January 16, 2019 at 10:48 pm EST | by Peter Rosenstein
Questions for a new DCPS chancellor
Lewis D. Ferebee, gay news, Washington Blade
Lewis D. Ferebee (Image public domain)

D.C. is once again hiring a new chancellor for its public school system. Along with the chief of police this is most likely the most important member of the mayor’s cabinet with regard to the impact it will have on District of Columbia residents. 

The mayor has nominated Lewis D. Ferebee to the position and it will now be up to the D.C. Council to hold hearings and determine whether or not they will confirm him. Ferebee comes from Indianapolis where he has spent the past five years as superintendent of the Indianapolis Public Schools (IPS). They, like D.C., have an ethnically diverse student body and are facing some of the same problems we have here.

Let us begin by accepting Ferebee is not a miracle worker. I have never met a school chancellor or superintendent who is. Indianapolis has a somewhat different system than we do in D.C. The superintendent of IPS has oversight over about 31,000 students with 26,000 in what we would call the public school system and 5,000 in charter schools. There is no separate charter school board. Enrollment in IPS has gone down for a number of years. 

While accepting that no one is a miracle worker what we must look for in a new chancellor is a commitment and the ability to make things better. To understand what makes for a good teacher and a good principal and commit to supporting those who are. They need to understand our students come from a variety of backgrounds and socio-economic situations and schools must be held accountable to ensure all of them are learning. The person entrusted with this responsibility must have a vision for what a good school system looks like and what it can accomplish.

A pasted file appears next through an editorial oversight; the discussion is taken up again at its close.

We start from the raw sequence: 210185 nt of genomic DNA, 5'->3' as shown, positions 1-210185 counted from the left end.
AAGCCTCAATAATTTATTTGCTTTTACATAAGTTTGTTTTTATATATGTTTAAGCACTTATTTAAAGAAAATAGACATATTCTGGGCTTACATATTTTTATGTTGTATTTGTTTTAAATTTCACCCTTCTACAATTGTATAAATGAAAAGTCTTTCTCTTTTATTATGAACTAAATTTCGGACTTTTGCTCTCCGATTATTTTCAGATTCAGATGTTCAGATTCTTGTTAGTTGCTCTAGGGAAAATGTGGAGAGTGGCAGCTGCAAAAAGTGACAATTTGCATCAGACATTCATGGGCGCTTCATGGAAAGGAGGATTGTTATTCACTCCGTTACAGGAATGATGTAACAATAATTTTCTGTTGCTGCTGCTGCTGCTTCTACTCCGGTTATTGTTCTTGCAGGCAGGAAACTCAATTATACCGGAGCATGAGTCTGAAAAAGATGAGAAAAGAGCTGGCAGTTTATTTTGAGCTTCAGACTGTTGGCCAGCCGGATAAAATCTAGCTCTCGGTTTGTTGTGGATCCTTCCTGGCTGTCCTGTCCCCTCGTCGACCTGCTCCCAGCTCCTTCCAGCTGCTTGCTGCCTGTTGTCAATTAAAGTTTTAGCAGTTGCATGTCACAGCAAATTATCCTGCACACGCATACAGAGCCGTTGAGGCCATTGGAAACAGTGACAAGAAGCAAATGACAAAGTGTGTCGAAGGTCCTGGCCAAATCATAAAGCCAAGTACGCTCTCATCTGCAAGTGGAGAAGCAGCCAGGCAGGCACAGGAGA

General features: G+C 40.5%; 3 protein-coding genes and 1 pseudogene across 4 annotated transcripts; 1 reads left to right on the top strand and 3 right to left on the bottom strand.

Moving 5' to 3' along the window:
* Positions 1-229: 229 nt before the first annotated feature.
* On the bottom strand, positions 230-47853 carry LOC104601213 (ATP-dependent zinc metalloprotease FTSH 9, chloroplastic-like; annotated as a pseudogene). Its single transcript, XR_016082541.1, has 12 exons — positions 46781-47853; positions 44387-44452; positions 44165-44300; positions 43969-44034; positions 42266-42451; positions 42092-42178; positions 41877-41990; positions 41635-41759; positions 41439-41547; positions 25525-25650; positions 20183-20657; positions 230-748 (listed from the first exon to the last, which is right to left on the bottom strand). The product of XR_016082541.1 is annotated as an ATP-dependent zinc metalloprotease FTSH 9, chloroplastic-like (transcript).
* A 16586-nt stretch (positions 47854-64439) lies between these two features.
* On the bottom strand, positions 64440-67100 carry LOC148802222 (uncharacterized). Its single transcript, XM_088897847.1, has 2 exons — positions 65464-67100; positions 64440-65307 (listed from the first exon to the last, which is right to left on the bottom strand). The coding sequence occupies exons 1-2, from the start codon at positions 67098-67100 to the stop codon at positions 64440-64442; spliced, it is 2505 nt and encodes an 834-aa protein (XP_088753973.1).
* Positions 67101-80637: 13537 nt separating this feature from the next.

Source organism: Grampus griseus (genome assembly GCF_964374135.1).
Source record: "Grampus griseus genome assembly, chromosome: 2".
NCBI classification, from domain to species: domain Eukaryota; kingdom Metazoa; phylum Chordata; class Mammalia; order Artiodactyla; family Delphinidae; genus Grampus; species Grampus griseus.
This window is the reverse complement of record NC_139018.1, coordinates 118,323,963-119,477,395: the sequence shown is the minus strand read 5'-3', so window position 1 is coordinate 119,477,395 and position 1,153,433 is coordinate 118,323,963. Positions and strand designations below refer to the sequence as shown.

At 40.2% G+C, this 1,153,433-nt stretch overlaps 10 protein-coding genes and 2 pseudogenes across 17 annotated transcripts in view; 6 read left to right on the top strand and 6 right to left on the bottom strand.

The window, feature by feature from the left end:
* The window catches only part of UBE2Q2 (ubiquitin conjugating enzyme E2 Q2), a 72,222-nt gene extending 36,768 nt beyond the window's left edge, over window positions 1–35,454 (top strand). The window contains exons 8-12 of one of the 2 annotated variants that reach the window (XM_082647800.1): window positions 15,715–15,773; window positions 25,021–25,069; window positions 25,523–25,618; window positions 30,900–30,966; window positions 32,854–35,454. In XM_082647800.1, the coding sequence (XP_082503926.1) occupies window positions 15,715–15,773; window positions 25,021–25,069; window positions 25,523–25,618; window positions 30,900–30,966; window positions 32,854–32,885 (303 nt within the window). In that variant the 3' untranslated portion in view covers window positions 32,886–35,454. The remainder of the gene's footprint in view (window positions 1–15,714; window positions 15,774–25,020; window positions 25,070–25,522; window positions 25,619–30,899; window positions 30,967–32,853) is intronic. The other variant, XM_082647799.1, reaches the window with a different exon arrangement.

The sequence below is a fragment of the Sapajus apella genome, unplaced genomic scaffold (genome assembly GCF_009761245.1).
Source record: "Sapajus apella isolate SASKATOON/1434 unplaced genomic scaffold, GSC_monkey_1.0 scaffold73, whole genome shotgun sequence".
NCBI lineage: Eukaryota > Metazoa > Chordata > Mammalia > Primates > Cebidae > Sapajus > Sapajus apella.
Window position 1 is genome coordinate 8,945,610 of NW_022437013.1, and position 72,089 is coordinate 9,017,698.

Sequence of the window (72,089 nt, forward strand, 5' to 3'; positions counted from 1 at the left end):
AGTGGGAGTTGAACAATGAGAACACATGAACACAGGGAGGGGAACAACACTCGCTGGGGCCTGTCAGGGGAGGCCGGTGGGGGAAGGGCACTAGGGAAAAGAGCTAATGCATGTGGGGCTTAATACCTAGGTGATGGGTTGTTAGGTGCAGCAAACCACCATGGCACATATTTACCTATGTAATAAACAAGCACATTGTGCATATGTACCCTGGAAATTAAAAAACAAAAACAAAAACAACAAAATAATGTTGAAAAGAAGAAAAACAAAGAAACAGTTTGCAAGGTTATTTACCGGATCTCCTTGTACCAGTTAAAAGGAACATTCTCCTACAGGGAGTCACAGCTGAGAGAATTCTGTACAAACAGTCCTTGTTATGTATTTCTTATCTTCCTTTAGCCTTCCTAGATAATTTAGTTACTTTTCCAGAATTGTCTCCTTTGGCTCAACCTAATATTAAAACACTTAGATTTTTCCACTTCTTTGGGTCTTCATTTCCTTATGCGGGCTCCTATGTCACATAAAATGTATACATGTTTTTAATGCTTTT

I taught fourth and sixth grade, in Harlem, N.Y., when I graduated from college. Later in my career I served as CEO of the National Association for Gifted Children for 14 years and as vice-chair of the Board of Trustees of the University of the District of Columbia for nearly five. We owe every child a quality public education geared to meet their needs. 

Under our system in D.C. the mayor chooses a chancellor and that person is responsible to her. Muriel Bowser has many hours invested in picking the person she believes is best qualified to serve our children and she has chosen Ferebee. It is now the obligation of the Council to ask the questions the public wants to hear answers to as they consider the nomination. 

Here are some suggested questions the Council should ask:

What is your view of special education and what do you believe is the way we can best serve students with special education needs?

What are your thoughts on gifted and talented education programs and how do you meet the needs of children who are ready to move forward in a particular subject faster than their classmates?

What are your thoughts on the most important criteria on which to evaluate both teachers and principals? 

How do you make sure D.C. schools are welcoming places for both LGBTQ+ students, teachers and staff?

Five years from now what would you want people to say were your accomplishments as chancellor of DCPS?

We know one of the key questions a chancellor in D.C. must deal with is how to close the achievement gap. It is one of the most difficult to answer even though everyone throws out ideas many of which imply you can close the achievement gap if you don’t worry about raising the top and only focus on the bottom. That is clearly a disservice to those students who excel. 

At the same time we know there must be a laser like focus on those at the bottom to determine what they need to help them succeed. It is complicated and while people will disagree with me, I believe there is no simple solution to closing the achievement gap; rather we should look at this as making sure all students learn something new each day they are in school. What they learn may differ from child to child but each must succeed and feel a sense of accomplishment at the end of each school day. It is this sense of accomplishment that will lead to a desire to continue to learn and make school a place students want to be.

Peter Rosenstein is a longtime LGBT rights and Democratic Party activist. He writes regularly for the Blade.

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